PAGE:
Post-Soviet space

«White» Russia and Ukraine: from Denikin to the Russian Volunteer Corps

Alexey Uvarov explores the role of symbols and ideology of the White movement in the Russian-Ukrainian confrontation

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Photo: Scanpix

Throughout the Soviet times, the White Guards were the ideal «arch enemies». The elite of post-Soviet Russia invented «the good Whites» to instrumentalize this concept in their ideological politics. Anti-communism was almost entirely excluded from the new «White Movement,» and the core of Putin’s «White Idea» was «greatpowerness». With the onset of the war in the Donbass in 2014, a different interpretation of the «White Idea» emerged among the Russians fighting on the side of Ukraine. Proponents of this idea moved away from the concept of «greatpowerness», focusing on anti-communism and «White» aesthetics. Both interpretations, however, are rather tangentially related to the historical White Movement.

The «Russian World» and the War Against Ukraine

In 2005, Vladimir Putin was among those who initiated the reburial in Russia of prominent figures of the White movement: General Anton Denikin and philosopher Ivan Ilyin. In 2009, he laid flowers on their graves and made several statements to journalists, notably, referring to Ukraine:

«Denikin talks about big Russia and small Russia, that is, Ukraine. He writes that no one is allowed to interfere in relations between us; it has always been a matter for Russia itself. Denikin, for all his intolerant attitude toward the Soviet authorities, also believed that even to think of dismembering Russia was a crime, that the „balkanization“ of Russia was unacceptable. Denikin was particularly intolerant of such ideas.»

This statement was condemned by Boris Nemtsov, who called Putin’s words «ill-considered and obviously harmful.» The then Ukrainian President Viktor Yushchenko called on the Russian leadership to «forget about the ambitions of a metropolis and the grievances of a colony,» and instead «build equitable and pragmatic relations.» The European and American media read Putin’s statement as a signal to the West «not to interfere in relations between Russia and Ukraine.»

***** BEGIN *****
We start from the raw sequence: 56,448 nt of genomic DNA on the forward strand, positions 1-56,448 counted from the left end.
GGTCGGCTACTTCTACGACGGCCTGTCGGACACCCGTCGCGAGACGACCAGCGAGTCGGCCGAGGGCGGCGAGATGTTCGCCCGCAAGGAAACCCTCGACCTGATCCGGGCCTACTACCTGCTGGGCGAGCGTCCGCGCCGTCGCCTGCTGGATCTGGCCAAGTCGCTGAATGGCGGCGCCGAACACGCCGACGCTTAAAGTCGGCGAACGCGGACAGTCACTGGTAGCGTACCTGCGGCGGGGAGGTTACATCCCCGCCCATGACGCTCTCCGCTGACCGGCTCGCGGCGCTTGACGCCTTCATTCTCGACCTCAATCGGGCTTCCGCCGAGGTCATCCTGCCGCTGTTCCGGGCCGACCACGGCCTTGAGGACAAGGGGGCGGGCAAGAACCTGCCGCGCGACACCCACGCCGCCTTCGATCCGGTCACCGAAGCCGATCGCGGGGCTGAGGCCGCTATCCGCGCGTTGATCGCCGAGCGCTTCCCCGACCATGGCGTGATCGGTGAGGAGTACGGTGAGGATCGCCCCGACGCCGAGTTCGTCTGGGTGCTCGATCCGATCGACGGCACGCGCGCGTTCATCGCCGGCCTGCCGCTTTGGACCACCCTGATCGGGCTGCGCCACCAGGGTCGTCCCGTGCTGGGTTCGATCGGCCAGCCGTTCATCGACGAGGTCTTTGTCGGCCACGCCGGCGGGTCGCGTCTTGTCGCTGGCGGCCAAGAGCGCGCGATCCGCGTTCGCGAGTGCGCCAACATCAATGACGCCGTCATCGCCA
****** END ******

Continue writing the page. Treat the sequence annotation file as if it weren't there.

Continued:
In 2014, Russia’s «Whites» were at the cutting edge of the war in Donbass. Igor Strelkov (Girkin), the self-proclaimed «Minister of Defense of the DNR,» had been a member of «White» organizations since the 1990s. In the 2000s, Strelkov collaborated with the «Orthodox oligarch» Konstantin Malofeyev and participated in the historical reconstruction of the White Movement.

Igor Ivanov, the head of the ROVS, the core «White» organization in Russia, was also in Slavyanska along with Strelkov. In June and August, he headed the political department of the «DNR militia,» «reviving the traditions of the Russian army.» After Strelkov’s resignation, Ivanov also returned to Russia.

The Russian state used the memory of the «White movement» in monumental propaganda, including monumental propaganda in the annexed territories. In 2016, for example, a monument to General Wrangel was unveiled in Kerch, funded, for the most part, by the federal government. In 2021, a joint memorial to «Whites and Reds» was erected in Sevastopol, and later on Putin gave a public speech near the venue. In 2021, in his essay «On the Historical Unity of Russians and Ukrainians», he again contrasted Ukraine to the White movement:

«The example of the UPR shows that different kinds of quasi-state formations that emerged across the former Russian Empire at the time of the Civil War and turbulence were inherently unstable. Nationalists sought to create their own independent states, while leaders of the White movement advocated indivisible Russia.»

In a February 21, 2022 speech, Putin declared that Ukraine emerged as a result of Bolshevik policies and threatened to show Ukraine «real decommunization.» In fact, his «real decommunization» manifested itself in wide-spread efforts to reinstate Lenin statues and return Soviet names to localities across the occupied towns of Ukraine.

The «Russian Center» and Russian Volunteer Corps

The war in Ukraine contributed to the emergence of an alternative interpretation of the «White cause,» first and foremost, among Russia’s far-right. The events of 2014 split this community into three parts. One part, motivated by the authorities, left for the Donbass to fight for the «People’s Republics.» The second part condemned the war, but continued its activities in Russia. Finally, there were those who went to Ukraine and enlisted to fight on the side of Ukraine.

In 2014−2015, several Russian citizens, most of them professing right-wing views, enlisted in the Azov Brigade. They regarded the war in Donbass as a continuation or extension of the fight against Putin’s («neo-Soviet») regime. Not infrequently, frontlines cut across friendships and long-time committments with former friends and colleagues finding themselves on the opposite sides of the front. The «ideological» division was oftentimes very tentative, and the sides were willing to discuss each other’s position, as was the case in the Viharev-Milchakov exchange.